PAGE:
NIO, JIG-SOUND AND THE HEAP AS AN INTERACTIVE FORM OF MUSIC A 10 minute video I just finished about some of my interactive audio work: https://youtu.be/FcGEMHPhMVw And here's a new video about another interactive music piece: War Pigs: https://youtu.be/nCo4d5fURoo ja http://vispo.com

NIO, JIG-SOUND AND THE HEAP AS AN INTERACTIVE FORM OF MUSIC A 10 minute video I just finished about some of my interactive audio work: https:// And here's a new video about another interactive music piece: War Pigs: https:// ja http://vispo.com

coding is a fusion of data with dwelling, info and archicture, poetics and politics... enjoy your post! On Wed, Feb 28, 2018 at 9:47 PM, Jim Andrews <jim@vispo.com> wrote: > COMPUTER ART AND THE THEORY OF COMPUTATION > http://netartery.vispo.com/?p=1174 > > Having…

coding is a fusion of data with dwelling, info and archicture, poetics and politics... enjoy your post!

To contrast with this I thought I would look at how institutions define digital art. The Tate's definition is a trainwreck - http://www.tate.org.uk/art/art-terms/d/digital-art Getty's is more nuanced - http://www.getty.edu/vow/AATFullDisplay?find=digital+art&logic=AND¬e=&english=N&prev_page=1&subjectid=300386810 And Wikipedia is more detailed - https://en.m.wikipedia.org/wiki/Digital_art I don't have my copy of…

To contrast with this I thought I would look at how institutions define digital art. The Tate's definition is a trainwreck - http://www.tate.org.uk/art/art-terms/d/digital-art Getty's is more nuanced - http://www.getty.edu/vow/AATFullDisplay?find=digital+art&logic=AND¬e=&english=N&prev_page=1&subjectid=300386810 And Wikipedia is more detailed - https://en.m.wikipedia.org/wiki/Digital_art I don't have my copy of the T&H Digital Art book to hand but from memory it has more computer-based work than not - https://thamesandhudson.com/digital-art-9780500204238 (The Wikipedia page links to their page on "digital technology", which is strongly biased in favour of binary digital technology.) - Rob. On Wed, 28 Feb 2018, at 7:26 AM, Alex McLean wrote: > On 28 February 2018 at 14:55, Graham Wakefield <email obscured>> wrote: > > I was surprised how many equate digital with binary rather than with the broader sense of discrete units. Another example of how terms evolve to fit the most common usage.

COMPUTER ART AND THE THEORY OF COMPUTATION http://netartery.vispo.com/?p=1174 Having been a student of literature and mathematics, my mind was blown out of its socket when, some years later, I studied the theory of computation. Not only did it approach language in a…

COMPUTER ART AND THE THEORY OF COMPUTATION http://netartery.vispo.com/?p=1174 Having been a student of literature and mathematics, my mind was blown out of its socket when, some years later, I studied the theory of computation. Not only did it approach language in a sort of number theoretical way, but it was quite visual, also. And it even used the diagonal argument that Georg Cantor had developed in the previous generation to actually prove things worth knowing about infinity. And Kurt Godel was an interesting part of it. I think the theory of computation is useful in relation to the poetics of computer art. Fundamentally because the theory of computation is concerned with the limits of computers. It shows us that there actually are things that no computer will ever do, things that are just simply impossible for computers to do, ie, there are tasks for which no algorithm can exist. In fact, it's rather beautiful that Turing's invention of the so-called Turing machine was toward his being able to prove that there are some things that no machine will ever do. Turing didn't invent the Turing machine to usher in the age of computers. He invented it to prove that there are some things no machine will ever do. That's beautiful. The poetics of computer art can be philosophical, poetical, and yes, mathematical. You don't see that very much. Here it is.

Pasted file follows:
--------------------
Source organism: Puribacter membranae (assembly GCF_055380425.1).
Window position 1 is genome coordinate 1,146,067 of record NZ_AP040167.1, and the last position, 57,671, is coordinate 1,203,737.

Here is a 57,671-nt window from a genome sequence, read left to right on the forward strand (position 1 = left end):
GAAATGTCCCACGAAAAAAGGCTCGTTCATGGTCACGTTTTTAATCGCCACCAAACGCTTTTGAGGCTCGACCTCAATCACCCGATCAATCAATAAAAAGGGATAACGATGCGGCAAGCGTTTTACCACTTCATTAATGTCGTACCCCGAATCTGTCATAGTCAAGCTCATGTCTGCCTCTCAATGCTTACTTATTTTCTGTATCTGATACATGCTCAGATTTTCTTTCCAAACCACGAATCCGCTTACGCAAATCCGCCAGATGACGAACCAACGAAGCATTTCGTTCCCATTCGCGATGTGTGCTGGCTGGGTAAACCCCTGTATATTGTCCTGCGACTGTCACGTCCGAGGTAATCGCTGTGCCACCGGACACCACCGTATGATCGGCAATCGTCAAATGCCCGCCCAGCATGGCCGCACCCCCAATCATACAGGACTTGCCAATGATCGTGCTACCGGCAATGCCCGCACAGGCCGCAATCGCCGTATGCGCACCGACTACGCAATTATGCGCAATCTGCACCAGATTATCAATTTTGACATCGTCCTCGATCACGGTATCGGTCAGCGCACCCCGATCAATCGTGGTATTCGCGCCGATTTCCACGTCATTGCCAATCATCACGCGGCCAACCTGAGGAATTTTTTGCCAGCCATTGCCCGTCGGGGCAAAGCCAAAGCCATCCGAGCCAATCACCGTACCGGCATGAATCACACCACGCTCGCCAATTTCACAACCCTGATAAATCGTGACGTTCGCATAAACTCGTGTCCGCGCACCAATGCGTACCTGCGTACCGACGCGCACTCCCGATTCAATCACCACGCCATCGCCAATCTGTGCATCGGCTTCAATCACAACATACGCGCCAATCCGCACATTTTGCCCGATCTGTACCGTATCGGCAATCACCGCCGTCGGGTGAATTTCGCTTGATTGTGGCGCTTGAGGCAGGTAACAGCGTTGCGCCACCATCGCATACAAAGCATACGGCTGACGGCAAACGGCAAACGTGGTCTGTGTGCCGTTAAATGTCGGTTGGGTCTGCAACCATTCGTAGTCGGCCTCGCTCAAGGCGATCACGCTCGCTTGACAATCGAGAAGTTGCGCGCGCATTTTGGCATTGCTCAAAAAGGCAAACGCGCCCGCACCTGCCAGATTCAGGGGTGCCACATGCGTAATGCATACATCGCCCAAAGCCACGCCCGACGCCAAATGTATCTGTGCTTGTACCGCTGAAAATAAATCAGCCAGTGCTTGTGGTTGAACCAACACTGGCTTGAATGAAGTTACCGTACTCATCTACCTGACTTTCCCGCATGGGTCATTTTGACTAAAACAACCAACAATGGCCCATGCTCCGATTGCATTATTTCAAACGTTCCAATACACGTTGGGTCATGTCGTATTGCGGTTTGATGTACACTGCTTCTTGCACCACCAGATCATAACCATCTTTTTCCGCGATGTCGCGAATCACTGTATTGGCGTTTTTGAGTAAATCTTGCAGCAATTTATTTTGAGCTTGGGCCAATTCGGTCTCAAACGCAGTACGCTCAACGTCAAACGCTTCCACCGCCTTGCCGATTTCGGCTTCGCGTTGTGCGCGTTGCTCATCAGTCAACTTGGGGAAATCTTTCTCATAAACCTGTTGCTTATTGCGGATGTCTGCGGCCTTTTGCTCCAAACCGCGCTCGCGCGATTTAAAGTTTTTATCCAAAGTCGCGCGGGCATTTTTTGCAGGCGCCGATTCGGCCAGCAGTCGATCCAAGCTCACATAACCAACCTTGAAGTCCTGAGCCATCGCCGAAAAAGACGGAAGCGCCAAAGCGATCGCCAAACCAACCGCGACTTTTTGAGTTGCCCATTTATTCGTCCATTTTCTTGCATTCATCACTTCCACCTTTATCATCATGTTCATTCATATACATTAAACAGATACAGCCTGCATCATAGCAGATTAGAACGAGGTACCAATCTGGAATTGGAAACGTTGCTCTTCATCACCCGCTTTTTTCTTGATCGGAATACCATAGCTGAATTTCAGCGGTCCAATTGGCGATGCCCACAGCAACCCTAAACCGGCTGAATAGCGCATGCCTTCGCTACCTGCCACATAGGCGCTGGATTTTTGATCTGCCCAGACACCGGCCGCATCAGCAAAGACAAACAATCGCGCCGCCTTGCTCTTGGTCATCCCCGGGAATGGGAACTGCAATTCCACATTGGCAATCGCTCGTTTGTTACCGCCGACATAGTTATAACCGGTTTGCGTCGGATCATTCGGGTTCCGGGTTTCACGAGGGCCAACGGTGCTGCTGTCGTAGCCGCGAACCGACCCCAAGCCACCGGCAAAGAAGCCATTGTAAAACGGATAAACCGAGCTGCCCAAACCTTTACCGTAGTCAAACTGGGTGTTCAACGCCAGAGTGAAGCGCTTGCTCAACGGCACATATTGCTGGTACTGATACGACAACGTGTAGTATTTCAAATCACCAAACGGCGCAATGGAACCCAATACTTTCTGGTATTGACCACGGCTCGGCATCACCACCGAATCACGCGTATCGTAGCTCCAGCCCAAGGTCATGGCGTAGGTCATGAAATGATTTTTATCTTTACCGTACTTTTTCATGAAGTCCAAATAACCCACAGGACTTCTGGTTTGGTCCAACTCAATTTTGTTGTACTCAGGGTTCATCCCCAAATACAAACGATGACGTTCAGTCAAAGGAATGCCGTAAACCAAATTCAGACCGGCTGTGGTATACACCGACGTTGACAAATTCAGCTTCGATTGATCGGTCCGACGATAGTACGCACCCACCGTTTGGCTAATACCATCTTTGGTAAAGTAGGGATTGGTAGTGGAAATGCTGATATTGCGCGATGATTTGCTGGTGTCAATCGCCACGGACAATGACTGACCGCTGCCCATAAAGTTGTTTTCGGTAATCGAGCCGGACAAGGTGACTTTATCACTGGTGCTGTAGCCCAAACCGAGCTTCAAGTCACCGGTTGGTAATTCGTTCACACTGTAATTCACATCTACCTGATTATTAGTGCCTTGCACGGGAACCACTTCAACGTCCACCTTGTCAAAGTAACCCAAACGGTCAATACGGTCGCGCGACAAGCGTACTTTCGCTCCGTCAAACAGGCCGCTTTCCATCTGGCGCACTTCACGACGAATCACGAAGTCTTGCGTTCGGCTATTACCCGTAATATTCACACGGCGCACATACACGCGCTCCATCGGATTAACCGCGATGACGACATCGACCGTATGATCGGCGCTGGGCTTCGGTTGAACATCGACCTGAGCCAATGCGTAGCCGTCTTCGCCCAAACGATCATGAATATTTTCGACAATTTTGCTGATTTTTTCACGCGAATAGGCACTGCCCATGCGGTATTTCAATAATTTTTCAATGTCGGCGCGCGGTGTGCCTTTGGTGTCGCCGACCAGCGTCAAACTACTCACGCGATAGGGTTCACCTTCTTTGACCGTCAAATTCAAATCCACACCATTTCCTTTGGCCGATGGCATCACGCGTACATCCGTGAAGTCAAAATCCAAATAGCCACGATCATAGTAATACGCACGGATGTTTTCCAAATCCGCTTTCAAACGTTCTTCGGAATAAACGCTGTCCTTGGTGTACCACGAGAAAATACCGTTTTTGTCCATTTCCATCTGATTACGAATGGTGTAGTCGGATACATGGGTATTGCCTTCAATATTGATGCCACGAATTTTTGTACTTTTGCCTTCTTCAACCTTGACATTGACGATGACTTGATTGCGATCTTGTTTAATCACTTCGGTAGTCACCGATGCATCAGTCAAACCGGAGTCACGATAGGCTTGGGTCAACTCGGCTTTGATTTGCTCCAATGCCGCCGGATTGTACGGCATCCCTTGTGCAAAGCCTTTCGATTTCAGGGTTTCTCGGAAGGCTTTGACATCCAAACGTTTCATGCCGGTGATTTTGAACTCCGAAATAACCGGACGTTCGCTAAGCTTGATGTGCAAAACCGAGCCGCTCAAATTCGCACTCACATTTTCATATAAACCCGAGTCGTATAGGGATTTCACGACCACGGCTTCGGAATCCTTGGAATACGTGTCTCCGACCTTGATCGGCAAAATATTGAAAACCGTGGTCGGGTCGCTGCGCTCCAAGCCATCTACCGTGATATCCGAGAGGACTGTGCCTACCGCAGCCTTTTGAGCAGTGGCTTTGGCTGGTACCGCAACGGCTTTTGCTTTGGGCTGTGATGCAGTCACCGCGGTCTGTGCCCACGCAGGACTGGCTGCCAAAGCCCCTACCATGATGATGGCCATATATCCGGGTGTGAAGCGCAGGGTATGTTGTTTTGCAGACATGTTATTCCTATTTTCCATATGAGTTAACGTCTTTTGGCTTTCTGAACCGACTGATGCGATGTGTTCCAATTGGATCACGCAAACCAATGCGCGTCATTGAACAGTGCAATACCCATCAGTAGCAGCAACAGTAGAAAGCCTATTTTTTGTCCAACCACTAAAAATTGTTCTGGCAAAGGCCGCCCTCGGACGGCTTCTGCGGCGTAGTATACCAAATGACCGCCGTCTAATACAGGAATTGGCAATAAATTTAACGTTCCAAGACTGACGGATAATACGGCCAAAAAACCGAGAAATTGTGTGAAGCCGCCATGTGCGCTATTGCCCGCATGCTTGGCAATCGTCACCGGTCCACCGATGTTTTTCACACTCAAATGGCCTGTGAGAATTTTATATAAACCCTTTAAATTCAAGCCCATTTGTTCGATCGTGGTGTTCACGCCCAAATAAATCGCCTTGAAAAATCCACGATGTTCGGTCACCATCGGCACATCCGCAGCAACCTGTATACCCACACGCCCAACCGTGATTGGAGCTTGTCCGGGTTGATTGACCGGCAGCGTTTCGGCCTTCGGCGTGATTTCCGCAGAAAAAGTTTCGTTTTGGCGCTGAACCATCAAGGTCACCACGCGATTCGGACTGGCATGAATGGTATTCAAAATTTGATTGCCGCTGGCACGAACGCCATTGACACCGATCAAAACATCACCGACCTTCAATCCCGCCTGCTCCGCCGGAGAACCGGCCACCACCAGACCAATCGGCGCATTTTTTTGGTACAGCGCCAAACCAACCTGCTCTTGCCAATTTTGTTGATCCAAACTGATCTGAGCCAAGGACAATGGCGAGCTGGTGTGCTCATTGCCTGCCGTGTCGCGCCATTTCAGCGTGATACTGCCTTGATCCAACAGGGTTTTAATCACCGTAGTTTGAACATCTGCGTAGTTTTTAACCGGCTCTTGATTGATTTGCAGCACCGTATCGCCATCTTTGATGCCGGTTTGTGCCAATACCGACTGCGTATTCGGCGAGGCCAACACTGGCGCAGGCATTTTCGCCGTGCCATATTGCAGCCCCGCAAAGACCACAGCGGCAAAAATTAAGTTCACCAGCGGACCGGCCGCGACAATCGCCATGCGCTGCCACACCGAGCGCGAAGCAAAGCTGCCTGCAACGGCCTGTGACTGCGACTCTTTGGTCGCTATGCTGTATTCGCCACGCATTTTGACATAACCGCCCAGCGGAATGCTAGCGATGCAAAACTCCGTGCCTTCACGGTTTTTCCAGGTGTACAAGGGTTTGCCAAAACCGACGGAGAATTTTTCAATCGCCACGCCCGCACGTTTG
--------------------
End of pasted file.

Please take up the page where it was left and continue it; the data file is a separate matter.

On 28 February 2018 at 14:55, Graham Wakefield <grrrwaaa@gmail.com> wrote: > I was surprised how many equate digital with binary rather than with the broader sense of discrete units. Another example of how terms evolve to fit the most common usage. Yes…

On 28 February 2018 at 14:55, Graham Wakefield <email obscured>> wrote: > I was surprised how many equate digital with binary rather than with the broader sense of discrete units. Another example of how terms evolve to fit the most common usage. Yes I was surprised by this too, but then decided that as binary is the most basic of discrete counting systems I think in the context of this question the difference between 'binary' and 'discrete' is slight. I mean, "Something that can be represented as binary" would be a perfectly fine answer if this was an exam question (which it wasn't!).

I was surprised how many equate digital with binary rather than with the broader sense of discrete units. Another example of how terms evolve to fit the most common usage. Favourite column is “what is a computer”, some lovely responses there! Graham…

I was surprised how many equate digital with binary rather than with the broader sense of discrete units. Another example of how terms evolve to fit the most common usage. Favourite column is “what is a computer”, some lovely responses there!